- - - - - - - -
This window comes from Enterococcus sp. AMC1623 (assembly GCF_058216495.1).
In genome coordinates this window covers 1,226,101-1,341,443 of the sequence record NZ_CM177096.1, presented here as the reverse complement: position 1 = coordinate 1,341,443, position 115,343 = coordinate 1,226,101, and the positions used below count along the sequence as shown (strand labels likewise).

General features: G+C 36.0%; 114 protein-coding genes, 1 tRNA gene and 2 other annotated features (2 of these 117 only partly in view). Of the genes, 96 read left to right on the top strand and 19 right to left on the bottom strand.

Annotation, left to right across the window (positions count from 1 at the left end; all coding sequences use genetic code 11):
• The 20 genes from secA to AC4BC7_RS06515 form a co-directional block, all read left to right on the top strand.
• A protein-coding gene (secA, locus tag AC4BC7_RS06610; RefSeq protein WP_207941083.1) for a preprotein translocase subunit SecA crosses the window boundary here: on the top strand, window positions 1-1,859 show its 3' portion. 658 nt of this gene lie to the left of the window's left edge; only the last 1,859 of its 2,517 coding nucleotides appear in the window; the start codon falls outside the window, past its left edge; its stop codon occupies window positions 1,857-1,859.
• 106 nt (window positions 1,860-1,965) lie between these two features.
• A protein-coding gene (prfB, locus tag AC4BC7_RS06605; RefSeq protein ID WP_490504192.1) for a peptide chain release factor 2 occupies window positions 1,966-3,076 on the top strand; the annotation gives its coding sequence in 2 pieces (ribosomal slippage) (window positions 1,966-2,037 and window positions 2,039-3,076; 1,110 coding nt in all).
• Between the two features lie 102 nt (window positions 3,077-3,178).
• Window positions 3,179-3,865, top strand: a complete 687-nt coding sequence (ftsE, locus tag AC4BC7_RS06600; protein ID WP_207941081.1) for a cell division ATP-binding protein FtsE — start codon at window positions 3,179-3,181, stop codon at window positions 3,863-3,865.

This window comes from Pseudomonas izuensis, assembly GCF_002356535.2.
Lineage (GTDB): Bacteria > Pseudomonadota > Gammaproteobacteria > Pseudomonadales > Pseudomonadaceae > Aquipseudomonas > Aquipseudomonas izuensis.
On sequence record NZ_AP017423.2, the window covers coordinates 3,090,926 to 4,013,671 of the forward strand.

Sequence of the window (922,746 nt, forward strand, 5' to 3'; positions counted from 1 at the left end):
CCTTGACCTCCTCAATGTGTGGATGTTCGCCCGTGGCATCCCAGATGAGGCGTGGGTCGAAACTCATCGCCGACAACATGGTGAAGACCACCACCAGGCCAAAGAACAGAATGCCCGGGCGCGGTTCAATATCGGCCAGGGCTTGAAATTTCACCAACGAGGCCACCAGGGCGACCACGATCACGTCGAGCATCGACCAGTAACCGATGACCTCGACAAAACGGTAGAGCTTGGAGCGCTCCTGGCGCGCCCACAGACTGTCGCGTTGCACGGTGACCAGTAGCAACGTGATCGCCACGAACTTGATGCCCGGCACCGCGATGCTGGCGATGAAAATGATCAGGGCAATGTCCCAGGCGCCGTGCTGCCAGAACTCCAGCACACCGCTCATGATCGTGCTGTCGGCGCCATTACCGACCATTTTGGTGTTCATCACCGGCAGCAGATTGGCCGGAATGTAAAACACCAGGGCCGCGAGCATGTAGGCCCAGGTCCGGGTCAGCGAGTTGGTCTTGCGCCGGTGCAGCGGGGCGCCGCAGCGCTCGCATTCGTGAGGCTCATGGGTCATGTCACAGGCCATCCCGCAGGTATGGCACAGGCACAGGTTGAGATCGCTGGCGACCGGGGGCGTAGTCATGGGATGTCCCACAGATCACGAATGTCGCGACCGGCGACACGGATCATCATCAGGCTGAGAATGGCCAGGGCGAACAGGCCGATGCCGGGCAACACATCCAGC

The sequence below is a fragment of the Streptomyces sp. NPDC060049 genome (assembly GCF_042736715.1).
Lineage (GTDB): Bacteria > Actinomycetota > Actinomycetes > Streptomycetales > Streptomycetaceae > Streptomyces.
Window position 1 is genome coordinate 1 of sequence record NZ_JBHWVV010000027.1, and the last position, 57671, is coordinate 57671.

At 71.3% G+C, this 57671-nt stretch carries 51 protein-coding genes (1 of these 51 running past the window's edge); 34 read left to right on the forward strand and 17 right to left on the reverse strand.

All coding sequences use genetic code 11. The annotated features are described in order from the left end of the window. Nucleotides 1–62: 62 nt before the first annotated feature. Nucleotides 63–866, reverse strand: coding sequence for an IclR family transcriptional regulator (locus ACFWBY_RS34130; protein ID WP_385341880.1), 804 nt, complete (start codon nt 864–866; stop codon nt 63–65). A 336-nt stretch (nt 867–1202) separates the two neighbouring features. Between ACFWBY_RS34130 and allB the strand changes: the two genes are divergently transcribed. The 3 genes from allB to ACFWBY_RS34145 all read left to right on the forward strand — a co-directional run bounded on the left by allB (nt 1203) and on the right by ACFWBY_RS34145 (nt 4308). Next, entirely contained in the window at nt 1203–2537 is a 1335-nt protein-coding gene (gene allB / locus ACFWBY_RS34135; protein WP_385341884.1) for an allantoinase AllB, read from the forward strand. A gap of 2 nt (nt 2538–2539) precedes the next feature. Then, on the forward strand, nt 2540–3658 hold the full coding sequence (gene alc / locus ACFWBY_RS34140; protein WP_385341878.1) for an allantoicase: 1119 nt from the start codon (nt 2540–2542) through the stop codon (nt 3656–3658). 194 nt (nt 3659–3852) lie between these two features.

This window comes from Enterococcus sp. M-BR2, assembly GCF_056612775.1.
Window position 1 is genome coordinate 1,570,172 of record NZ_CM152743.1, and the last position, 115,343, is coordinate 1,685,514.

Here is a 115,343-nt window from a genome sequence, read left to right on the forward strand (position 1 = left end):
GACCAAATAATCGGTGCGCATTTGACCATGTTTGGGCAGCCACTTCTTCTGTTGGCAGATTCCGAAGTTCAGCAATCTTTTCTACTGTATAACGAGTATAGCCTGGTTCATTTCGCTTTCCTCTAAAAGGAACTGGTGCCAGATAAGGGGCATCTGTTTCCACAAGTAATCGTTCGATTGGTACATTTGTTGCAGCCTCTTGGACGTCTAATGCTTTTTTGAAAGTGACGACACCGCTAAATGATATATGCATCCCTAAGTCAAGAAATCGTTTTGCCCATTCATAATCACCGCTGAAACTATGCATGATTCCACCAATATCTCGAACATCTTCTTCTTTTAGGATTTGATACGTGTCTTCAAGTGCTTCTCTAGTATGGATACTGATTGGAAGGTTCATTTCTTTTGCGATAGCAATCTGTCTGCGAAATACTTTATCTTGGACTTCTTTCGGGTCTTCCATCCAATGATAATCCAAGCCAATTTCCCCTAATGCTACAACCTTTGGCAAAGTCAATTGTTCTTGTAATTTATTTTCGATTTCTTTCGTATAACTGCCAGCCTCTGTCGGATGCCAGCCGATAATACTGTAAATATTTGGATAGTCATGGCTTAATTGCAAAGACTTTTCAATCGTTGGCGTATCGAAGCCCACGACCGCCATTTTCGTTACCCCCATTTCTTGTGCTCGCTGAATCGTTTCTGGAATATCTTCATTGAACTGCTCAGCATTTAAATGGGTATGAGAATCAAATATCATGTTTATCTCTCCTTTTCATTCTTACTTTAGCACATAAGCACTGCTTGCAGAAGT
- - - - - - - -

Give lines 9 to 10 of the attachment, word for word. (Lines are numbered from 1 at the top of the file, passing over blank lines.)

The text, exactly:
• Between the two features lie 102 nt (window positions 3,077-3,178).
• Window positions 3,179-3,865, top strand: a complete 687-nt coding sequence (ftsE, locus tag AC4BC7_RS06600; protein ID WP_207941081.1) for a cell division ATP-binding protein FtsE — start codon at window positions 3,179-3,181, stop codon at window positions 3,863-3,865.